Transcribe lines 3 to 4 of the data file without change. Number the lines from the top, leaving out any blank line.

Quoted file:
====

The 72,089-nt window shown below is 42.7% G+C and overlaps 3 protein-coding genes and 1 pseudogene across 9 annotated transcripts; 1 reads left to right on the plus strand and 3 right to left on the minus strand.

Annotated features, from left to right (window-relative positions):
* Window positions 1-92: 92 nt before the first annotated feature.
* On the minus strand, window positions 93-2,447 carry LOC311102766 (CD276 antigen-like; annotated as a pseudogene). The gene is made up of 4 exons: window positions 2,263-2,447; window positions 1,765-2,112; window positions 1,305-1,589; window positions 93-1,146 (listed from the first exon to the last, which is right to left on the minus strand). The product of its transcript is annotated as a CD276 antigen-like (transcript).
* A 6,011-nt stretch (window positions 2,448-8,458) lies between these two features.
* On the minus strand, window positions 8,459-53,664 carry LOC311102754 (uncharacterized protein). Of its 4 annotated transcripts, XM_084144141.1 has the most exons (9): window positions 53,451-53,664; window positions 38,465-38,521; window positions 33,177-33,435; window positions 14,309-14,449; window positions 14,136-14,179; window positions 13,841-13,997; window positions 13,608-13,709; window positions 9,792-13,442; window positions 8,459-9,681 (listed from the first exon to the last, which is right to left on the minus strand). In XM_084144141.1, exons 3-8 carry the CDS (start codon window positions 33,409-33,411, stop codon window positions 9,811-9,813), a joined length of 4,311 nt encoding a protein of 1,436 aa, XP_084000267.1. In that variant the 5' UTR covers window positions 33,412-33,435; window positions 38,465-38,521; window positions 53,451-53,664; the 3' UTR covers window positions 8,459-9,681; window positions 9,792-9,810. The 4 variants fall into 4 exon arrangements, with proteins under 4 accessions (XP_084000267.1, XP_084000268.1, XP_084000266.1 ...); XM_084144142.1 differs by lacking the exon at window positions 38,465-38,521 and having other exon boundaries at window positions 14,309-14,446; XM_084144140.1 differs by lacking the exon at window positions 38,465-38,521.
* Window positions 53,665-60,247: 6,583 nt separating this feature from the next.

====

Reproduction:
* Window positions 1-92: 92 nt before the first annotated feature.
* On the minus strand, window positions 93-2,447 carry LOC311102766 (CD276 antigen-like; annotated as a pseudogene). The gene is made up of 4 exons: window positions 2,263-2,447; window positions 1,765-2,112; window positions 1,305-1,589; window positions 93-1,146 (listed from the first exon to the last, which is right to left on the minus strand). The product of its transcript is annotated as a CD276 antigen-like (transcript).